I recently attended a rally for a candidate I was thinking about supporting.  She had an impressive group of endorsers who each stood up to say a few words on her behalf.  Instead of praising the candidate and emphasizing her background and experience, her vision for the future, each speaker bashed the opponent with a hateful message that I found quite offensive.  In the end, I learned absolutely nothing about the candidate I had gone to meet that night, and left with another bitter political taste in my mouth.  Such turnoffs greatly contribute to those 90% of eligible apathetic voters staying away from the polls.  My point is, (finally) while this rhetoric may very well have been accurate and even somewhat appropriate in a strong partisan setting, such negativity comes across as petty and mean spirited.  Occasionally, it backfires and actually generates sympathy for opponents.  If nothing more, it certainly provides free publicity and more attention for the other campaign. 




In my opinion, the primary message within any campaign speech should stay positive and focus on the candidate him/herself.  I’d like to think that most people would rather vote FOR a candidate, than AGAINST another.  Give the voters a reason to like you; impress them with your experience, knowledge, and vision; dazzle them with your wit, charm, and personality.  Smile, kiss a few babies, shake a few hands, and forget about the negativism.  It really becomes “unbecoming.”  In reality, the candidates who impress me the most occasionally praise their opponents (of course, nothing too major).  They maintain an attitude of “my opponent is a decent person. I just happen to be better qualified for this position.” 


Additionally, part of the blame must rest on our shoulders, the voting public.  Candidates target their messages to those who make the most difference.  In many cases, these are the strong party loyalists, who often thrive on such negativism and love to bash the “liberals” and “right wing extremists” all the way to the booth.  If more people would exercise their civic duties, express their dissatisfaction with the messages, and become more involved in the process, maybe things would begin to change.  Then again, we’re all a bunch of “lying, cheating, no good, lazy, self centered, right/left wing, extremist, radical, liberal, conservatives wanna-bes, who care nothing about anything or anyone other than ourselves."  How’s that for unnecessary negativism and bashing?  Perhaps I have a future in politics???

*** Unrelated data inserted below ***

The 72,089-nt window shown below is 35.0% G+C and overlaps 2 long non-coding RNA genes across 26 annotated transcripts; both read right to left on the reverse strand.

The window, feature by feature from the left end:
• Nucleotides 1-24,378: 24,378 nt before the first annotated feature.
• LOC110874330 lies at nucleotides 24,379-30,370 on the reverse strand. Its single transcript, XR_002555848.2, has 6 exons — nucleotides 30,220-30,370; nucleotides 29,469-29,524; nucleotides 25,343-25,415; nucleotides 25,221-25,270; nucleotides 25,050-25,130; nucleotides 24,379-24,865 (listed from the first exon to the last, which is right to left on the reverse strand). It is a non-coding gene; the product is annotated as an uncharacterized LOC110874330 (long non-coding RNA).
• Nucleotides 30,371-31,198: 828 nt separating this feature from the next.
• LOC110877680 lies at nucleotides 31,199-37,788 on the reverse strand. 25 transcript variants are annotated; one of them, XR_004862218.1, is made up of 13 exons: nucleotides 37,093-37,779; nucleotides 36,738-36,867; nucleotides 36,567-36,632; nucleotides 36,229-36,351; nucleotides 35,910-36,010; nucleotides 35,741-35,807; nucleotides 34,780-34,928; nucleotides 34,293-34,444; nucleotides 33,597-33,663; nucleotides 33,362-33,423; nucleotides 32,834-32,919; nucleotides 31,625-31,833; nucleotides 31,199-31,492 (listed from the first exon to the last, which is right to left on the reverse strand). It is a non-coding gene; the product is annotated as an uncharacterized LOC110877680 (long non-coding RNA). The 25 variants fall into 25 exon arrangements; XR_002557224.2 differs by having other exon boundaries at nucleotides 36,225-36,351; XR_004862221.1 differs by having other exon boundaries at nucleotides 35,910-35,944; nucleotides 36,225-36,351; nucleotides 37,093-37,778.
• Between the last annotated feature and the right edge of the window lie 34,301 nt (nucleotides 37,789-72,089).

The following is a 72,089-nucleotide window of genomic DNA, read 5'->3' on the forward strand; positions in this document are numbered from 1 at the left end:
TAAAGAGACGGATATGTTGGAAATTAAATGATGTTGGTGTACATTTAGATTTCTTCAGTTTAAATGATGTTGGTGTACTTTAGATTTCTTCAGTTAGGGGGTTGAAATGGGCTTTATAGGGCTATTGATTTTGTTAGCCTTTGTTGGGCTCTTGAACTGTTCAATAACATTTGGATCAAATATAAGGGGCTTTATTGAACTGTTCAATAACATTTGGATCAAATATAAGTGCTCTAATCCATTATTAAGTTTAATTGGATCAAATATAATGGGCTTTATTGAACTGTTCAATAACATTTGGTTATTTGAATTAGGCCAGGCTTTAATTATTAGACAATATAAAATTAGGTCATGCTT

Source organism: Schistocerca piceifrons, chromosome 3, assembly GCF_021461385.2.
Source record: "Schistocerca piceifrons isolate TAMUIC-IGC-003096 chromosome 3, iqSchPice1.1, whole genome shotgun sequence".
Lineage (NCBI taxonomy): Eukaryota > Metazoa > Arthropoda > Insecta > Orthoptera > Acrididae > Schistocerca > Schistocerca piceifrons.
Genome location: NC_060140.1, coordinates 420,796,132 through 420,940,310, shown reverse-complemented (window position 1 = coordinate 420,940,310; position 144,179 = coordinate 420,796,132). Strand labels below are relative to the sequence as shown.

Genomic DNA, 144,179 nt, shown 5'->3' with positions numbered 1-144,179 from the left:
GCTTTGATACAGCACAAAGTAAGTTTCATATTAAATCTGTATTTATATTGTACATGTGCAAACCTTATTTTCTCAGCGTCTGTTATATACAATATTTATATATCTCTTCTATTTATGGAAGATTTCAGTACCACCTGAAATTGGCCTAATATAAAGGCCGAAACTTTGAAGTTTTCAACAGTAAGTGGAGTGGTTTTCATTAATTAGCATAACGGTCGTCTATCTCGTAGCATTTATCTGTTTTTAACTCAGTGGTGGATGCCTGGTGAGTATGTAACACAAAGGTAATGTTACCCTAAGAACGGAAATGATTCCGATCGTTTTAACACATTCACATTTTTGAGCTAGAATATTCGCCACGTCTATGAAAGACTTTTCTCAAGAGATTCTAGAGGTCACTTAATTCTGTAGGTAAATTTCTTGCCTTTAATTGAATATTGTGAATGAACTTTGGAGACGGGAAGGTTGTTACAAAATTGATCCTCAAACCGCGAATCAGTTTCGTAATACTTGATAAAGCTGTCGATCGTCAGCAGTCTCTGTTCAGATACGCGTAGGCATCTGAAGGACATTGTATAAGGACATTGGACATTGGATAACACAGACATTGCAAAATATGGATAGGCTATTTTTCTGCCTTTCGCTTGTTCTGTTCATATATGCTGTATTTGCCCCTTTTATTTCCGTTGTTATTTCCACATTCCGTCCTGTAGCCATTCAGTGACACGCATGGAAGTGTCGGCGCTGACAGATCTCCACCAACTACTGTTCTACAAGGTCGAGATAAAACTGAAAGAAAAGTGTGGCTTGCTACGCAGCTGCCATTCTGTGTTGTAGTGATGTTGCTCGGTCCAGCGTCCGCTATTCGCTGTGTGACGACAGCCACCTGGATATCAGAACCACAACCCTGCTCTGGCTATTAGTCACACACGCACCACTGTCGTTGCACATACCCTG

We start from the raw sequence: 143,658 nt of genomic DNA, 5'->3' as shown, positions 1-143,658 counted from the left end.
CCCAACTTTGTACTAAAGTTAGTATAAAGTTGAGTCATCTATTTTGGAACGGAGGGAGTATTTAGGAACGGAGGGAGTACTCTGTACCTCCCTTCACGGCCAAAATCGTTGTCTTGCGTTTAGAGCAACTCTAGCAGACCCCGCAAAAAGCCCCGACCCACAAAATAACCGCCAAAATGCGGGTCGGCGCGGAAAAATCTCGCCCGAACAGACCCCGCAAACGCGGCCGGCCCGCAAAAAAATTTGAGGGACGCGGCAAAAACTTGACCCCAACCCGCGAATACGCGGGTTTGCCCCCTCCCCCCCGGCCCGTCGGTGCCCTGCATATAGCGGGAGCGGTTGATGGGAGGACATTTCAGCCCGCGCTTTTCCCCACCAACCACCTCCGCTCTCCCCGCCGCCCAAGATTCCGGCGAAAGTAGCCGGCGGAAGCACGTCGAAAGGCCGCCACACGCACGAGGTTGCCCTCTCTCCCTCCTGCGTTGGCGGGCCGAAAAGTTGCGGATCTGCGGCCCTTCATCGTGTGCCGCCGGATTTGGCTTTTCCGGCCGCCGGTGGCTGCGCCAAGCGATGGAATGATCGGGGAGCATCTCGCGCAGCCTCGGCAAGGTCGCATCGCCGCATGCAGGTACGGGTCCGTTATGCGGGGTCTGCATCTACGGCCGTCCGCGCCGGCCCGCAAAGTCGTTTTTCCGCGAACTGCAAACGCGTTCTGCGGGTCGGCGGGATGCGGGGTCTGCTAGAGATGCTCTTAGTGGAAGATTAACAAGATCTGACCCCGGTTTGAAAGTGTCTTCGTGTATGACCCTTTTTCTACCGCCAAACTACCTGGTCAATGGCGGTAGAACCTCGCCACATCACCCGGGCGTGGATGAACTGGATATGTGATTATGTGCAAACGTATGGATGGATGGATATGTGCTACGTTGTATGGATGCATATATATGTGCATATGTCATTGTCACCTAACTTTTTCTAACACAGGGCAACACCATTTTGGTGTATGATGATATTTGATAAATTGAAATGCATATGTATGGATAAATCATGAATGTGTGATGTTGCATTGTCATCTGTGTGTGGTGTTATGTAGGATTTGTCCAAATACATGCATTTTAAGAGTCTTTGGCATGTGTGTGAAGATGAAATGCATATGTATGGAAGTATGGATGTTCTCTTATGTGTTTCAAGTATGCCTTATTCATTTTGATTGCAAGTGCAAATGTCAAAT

Please remember Brounes & Associates for:


q       Speeches

q       Newsletters

q       Brochures

q       Annual Reports

q       Business Plans/Presentations

q       Presentation Training

q       Marketing pieces

q       Op/ed. articles

q       Position Papers

q       Policy Manuals

q       Financial Analysis


FOR WHAT IT’S WORTH is a liberal publication of Brounes & Associates focusing on conservative business marketing and general communications strategies. Please call Ron Brounes at 713-432-1910 for additional information.  This material should not be considered an endorsement for or condemnation against any political candidates.  Feel free to carry this mailer into the  booth to assist in your decision making process.  That is, if you vote.